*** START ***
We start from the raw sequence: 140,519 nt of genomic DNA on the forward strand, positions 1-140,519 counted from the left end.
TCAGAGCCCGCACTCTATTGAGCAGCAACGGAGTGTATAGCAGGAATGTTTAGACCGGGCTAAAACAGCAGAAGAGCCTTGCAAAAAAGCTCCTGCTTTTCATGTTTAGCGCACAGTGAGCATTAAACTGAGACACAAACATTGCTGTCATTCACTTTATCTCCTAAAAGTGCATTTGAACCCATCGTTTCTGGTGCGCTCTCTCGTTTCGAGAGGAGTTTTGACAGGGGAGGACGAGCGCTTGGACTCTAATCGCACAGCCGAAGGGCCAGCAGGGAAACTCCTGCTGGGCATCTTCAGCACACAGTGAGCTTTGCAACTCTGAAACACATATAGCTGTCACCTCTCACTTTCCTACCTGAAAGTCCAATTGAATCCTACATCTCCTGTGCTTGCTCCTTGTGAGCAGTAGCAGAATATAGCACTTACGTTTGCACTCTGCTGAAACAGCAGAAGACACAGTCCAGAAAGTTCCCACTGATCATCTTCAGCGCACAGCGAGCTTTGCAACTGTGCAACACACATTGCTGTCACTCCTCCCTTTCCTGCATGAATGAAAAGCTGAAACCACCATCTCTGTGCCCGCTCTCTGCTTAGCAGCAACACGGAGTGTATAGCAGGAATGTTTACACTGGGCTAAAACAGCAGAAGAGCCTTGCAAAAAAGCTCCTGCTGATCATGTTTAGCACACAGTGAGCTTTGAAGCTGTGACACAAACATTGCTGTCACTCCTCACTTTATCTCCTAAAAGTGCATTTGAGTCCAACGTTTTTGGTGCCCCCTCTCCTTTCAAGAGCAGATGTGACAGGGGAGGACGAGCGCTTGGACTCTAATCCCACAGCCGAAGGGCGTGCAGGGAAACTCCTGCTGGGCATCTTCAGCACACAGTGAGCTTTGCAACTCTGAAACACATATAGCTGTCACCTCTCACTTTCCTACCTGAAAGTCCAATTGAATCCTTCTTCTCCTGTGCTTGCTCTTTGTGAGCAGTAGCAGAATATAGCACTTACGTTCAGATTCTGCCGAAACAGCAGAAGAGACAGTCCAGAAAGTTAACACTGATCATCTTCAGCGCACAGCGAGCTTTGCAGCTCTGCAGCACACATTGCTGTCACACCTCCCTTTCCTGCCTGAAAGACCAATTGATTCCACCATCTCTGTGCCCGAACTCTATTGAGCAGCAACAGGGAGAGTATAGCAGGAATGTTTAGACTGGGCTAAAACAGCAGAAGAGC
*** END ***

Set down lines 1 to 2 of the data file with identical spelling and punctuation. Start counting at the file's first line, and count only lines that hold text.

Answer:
We start from the raw sequence: 140,519 nt of genomic DNA on the forward strand, positions 1-140,519 counted from the left end.
TCAGAGCCCGCACTCTATTGAGCAGCAACGGAGTGTATAGCAGGAATGTTTAGACCGGGCTAAAACAGCAGAAGAGCCTTGCAAAAAAGCTCCTGCTTTTCATGTTTAGCGCACAGTGAGCATTAAACTGAGACACAAACATTGCTGTCATTCACTTTATCTCCTAAAAGTGCATTTGAACCCATCGTTTCTGGTGCGCTCTCTCGTTTCGAGAGGAGTTTTGACAGGGGAGGACGAGCGCTTGGACTCTAATCGCACAGCCGAAGGGCCAGCAGGGAAACTCCTGCTGGGCATCTTCAGCACACAGTGAGCTTTGCAACTCTGAAACACATATAGCTGTCACCTCTCACTTTCCTACCTGAAAGTCCAATTGAATCCTACATCTCCTGTGCTTGCTCCTTGTGAGCAGTAGCAGAATATAGCACTTACGTTTGCACTCTGCTGAAACAGCAGAAGACACAGTCCAGAAAGTTCCCACTGATCATCTTCAGCGCACAGCGAGCTTTGCAACTGTGCAACACACATTGCTGTCACTCCTCCCTTTCCTGCATGAATGAAAAGCTGAAACCACCATCTCTGTGCCCGCTCTCTGCTTAGCAGCAACACGGAGTGTATAGCAGGAATGTTTACACTGGGCTAAAACAGCAGAAGAGCCTTGCAAAAAAGCTCCTGCTGATCATGTTTAGCACACAGTGAGCTTTGAAGCTGTGACACAAACATTGCTGTCACTCCTCACTTTATCTCCTAAAAGTGCATTTGAGTCCAACGTTTTTGGTGCCCCCTCTCCTTTCAAGAGCAGATGTGACAGGGGAGGACGAGCGCTTGGACTCTAATCCCACAGCCGAAGGGCGTGCAGGGAAACTCCTGCTGGGCATCTTCAGCACACAGTGAGCTTTGCAACTCTGAAACACATATAGCTGTCACCTCTCACTTTCCTACCTGAAAGTCCAATTGAATCCTTCTTCTCCTGTGCTTGCTCTTTGTGAGCAGTAGCAGAATATAGCACTTACGTTCAGATTCTGCCGAAACAGCAGAAGAGACAGTCCAGAAAGTTAACACTGATCATCTTCAGCGCACAGCGAGCTTTGCAGCTCTGCAGCACACATTGCTGTCACACCTCCCTTTCCTGCCTGAAAGACCAATTGATTCCACCATCTCTGTGCCCGAACTCTATTGAGCAGCAACAGGGAGAGTATAGCAGGAATGTTTAGACTGGGCTAAAACAGCAGAAGAGC